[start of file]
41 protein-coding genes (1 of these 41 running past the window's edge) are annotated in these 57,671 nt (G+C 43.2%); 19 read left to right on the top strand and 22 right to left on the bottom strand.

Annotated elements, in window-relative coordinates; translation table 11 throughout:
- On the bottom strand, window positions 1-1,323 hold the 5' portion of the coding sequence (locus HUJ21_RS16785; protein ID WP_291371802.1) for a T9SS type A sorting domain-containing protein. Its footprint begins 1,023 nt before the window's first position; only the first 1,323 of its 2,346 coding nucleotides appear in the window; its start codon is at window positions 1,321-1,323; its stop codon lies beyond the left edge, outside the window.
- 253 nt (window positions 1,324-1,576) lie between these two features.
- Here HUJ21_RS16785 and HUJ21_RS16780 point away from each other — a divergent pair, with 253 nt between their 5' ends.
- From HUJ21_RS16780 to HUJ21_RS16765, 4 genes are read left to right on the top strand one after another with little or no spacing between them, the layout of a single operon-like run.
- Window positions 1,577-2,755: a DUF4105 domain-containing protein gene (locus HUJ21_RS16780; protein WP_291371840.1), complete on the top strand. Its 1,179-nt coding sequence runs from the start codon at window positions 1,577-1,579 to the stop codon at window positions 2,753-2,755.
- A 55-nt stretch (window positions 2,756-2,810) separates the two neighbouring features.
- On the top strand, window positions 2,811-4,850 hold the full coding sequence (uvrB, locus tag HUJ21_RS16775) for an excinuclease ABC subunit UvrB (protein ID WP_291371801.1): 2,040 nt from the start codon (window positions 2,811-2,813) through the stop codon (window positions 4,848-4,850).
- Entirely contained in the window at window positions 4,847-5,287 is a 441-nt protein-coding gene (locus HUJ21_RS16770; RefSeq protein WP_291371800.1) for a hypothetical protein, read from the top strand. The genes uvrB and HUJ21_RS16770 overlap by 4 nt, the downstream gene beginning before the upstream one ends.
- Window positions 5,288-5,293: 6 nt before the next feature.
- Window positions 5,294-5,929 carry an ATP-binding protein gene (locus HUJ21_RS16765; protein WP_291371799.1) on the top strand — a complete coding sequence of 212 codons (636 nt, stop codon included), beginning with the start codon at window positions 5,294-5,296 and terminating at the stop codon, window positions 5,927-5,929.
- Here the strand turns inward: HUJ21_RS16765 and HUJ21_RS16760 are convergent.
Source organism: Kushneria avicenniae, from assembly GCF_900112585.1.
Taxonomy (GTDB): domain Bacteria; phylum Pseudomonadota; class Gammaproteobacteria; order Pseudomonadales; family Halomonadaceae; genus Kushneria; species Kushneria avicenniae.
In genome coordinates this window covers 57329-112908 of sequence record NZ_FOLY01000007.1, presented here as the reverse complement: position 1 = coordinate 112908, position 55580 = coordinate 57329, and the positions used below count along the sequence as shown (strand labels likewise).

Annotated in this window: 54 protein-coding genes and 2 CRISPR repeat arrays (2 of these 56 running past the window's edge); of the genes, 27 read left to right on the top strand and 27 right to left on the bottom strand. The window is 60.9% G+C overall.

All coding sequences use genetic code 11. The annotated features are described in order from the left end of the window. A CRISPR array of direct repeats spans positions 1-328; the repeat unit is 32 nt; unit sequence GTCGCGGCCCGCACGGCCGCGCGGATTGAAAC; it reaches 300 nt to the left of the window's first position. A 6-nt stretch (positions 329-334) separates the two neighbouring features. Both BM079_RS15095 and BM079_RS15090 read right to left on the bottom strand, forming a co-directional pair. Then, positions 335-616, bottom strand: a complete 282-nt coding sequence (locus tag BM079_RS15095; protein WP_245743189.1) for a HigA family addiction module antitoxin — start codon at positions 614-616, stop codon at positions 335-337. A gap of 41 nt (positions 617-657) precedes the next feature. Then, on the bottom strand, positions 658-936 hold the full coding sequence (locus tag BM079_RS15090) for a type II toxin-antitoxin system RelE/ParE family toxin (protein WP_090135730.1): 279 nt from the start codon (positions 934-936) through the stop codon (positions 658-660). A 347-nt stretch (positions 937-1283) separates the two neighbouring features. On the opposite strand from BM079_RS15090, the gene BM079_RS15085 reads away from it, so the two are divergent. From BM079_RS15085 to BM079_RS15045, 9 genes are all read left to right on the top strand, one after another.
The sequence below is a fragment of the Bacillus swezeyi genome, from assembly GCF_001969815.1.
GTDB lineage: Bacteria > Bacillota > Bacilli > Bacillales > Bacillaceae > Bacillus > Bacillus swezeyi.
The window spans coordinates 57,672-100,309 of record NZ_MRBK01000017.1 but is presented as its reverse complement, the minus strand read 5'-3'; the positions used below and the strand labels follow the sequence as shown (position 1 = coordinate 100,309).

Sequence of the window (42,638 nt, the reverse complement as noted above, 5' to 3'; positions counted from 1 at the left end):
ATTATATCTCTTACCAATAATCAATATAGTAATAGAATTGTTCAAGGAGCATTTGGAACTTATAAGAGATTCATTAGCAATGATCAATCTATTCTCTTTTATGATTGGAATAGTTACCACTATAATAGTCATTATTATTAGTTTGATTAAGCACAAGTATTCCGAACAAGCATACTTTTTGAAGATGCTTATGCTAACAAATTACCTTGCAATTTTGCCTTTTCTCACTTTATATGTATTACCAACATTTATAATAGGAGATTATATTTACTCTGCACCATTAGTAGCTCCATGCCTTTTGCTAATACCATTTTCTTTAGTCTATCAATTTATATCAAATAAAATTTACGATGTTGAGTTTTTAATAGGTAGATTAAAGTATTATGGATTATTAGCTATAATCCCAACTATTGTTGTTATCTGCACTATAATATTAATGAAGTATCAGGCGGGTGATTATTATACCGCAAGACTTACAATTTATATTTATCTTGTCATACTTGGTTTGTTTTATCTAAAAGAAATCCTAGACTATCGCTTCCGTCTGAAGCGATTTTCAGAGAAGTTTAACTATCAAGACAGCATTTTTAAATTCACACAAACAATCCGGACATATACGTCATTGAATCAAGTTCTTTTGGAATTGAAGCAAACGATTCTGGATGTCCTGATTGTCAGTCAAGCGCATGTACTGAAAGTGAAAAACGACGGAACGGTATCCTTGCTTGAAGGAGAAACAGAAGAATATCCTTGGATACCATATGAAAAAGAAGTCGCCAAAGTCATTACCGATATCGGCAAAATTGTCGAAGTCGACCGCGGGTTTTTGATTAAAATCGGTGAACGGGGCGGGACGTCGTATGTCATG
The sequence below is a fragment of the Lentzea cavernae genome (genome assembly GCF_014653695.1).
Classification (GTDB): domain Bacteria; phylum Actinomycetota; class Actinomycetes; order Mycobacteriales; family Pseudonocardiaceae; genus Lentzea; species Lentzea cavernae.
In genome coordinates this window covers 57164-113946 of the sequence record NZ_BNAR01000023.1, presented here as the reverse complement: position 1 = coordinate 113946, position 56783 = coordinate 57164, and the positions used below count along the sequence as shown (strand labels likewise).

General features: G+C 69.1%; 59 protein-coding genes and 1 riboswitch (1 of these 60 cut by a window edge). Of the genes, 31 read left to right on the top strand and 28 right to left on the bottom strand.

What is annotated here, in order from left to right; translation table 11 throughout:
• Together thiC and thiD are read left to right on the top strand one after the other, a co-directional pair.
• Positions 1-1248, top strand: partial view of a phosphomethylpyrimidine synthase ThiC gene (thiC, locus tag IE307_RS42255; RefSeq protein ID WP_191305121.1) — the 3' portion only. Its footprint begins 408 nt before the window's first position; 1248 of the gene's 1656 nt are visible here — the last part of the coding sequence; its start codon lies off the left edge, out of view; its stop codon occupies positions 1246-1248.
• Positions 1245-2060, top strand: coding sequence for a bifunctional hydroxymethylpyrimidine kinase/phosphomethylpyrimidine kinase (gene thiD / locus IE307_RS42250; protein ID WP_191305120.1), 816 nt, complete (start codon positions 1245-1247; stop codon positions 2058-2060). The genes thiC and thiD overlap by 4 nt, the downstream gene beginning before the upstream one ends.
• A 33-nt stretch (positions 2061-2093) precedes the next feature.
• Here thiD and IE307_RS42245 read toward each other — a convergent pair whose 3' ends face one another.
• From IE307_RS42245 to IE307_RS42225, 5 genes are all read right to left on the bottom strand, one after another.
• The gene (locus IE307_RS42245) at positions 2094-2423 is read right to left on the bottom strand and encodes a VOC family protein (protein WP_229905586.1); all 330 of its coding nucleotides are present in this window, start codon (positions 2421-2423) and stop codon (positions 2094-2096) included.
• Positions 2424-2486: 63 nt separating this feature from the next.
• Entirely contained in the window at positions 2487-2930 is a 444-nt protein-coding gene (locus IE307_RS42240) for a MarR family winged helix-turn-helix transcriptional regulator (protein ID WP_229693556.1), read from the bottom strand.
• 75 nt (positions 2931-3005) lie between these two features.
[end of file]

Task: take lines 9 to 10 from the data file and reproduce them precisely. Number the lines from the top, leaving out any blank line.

- On the top strand, window positions 2,811-4,850 hold the full coding sequence (uvrB, locus tag HUJ21_RS16775) for an excinuclease ABC subunit UvrB (protein ID WP_291371801.1): 2,040 nt from the start codon (window positions 2,811-2,813) through the stop codon (window positions 4,848-4,850).
- Entirely contained in the window at window positions 4,847-5,287 is a 441-nt protein-coding gene (locus HUJ21_RS16770; RefSeq protein WP_291371800.1) for a hypothetical protein, read from the top strand. The genes uvrB and HUJ21_RS16770 overlap by 4 nt, the downstream gene beginning before the upstream one ends.